Author’s Corner: Mapping Crimean-Congo haemorrhagic fever

Author's Corner: Mapping Crimean-Congo haemorrhagic fever

Crimean-Congo hemorrhagic fever (CCHF) is one of the most widely distributed tick-borne diseases in the world, ranging from southern Russia and the Black Sea region to the southern tip of Africa. It is caused by a virus which is transmitted to humans by ticks, and is considered as “emerging” across the globe, with countries such as Albania, Turkey, and Georgia reporting new infections in humans in recent decades. Human CCHF infection has also been recently reported after long periods of absence in some locations, for example in south-western Russia and Central Africa. The main genus of ticks that transmit CCHF to humans (Hyalomma ticks) are adapted to warmer and dry or semiarid environments, and are found in many parts of Africa, Asia, and Europe. In addition to humans these ticks feed on wild and domesticated animals, which can also become infected with CCHF virus but which do not show any disease symptoms. However, infection of these animals leads to further CCHF transmission to humans, as new ticks feed upon these animals and become infected.  Read more

Author’s Corner: Are lakes warming?

Author's Corner: Are lakes warming?

It is now widely recognized that global and regional climate change has important implications for terrestrial and aquatic ecosystems. Recently published studies, for example, have revealed significant warming of lakes and reservoirs throughout the world. This has been evident not only in studies of individual lakes at specific sites (i.e., from “in situ” datasets), but especially in broader, satellite-based studies of lake surface temperature trends. Remarkably, these previous studies have also found that the observed rate of lake warming is sometimes greater than that of ambient air temperature. These rapid, unprecedented changes in lake temperature have profound implications for lake mixing, hydrology, productivity, and biotic communities.  Read more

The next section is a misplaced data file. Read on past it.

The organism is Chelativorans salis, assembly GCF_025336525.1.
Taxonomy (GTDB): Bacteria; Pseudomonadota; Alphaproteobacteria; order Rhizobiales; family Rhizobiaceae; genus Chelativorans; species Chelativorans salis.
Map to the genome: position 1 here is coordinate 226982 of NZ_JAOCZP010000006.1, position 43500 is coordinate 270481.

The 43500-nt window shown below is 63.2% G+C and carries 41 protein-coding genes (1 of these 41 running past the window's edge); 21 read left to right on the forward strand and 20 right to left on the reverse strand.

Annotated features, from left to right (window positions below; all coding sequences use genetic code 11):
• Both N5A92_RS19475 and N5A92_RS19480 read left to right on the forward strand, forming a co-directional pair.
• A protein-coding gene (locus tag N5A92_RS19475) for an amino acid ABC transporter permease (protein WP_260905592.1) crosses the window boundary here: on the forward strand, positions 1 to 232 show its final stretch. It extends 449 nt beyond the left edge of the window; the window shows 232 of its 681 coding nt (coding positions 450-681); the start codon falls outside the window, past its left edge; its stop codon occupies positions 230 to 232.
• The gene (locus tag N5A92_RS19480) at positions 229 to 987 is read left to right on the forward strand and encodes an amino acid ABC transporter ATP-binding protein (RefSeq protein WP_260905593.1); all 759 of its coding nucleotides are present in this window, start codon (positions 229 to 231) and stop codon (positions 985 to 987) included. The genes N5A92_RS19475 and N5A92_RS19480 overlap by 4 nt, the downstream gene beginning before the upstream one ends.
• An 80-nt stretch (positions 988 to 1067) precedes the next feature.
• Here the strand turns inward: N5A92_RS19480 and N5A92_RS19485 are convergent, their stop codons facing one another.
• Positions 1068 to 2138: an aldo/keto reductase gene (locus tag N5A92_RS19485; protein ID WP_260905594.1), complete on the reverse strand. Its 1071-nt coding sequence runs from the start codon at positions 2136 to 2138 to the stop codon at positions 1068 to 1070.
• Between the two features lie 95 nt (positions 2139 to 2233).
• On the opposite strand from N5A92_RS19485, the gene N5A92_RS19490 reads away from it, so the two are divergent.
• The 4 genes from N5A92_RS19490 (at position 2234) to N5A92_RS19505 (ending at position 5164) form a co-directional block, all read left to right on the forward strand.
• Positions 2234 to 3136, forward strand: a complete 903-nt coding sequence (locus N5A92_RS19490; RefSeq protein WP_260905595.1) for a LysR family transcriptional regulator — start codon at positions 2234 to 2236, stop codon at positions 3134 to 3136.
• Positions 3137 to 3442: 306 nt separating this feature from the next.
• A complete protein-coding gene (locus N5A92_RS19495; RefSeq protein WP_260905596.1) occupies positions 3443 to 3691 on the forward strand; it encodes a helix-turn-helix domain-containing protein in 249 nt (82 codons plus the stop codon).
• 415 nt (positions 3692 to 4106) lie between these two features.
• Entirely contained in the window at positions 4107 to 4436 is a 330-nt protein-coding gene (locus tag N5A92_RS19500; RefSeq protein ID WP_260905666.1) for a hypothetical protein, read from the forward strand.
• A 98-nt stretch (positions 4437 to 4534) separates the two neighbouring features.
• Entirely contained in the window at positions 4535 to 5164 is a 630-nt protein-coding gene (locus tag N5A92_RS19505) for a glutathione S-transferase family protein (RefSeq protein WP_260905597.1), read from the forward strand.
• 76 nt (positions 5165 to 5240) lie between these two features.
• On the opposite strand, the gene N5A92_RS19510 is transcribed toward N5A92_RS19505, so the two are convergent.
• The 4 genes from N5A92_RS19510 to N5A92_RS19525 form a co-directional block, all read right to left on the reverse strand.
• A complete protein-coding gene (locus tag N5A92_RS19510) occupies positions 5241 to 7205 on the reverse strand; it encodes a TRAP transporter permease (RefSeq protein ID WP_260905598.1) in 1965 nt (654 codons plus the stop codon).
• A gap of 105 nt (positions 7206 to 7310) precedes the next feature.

Author’s Corner: Digitizing odor

Author’s Corner: Digitizing odor

Why is it that we all know that red, green, and blue are primary colors, but nobody knows a set of primary odors? Why is it that every smartphone user can now pull out their phone, take a picture, send it to a friend halfway across the world nearly instantaneously, archive it nearly indefinitely, and look at it repeatedly with no degradation using only a device connected to a power source, but none of this is currently possible in olfaction? One reason is that color vision uses three types of receptors to detect all of the colors we see. Taste comes in an order of magnitude higher – with somewhere around 40 receptors.  Read more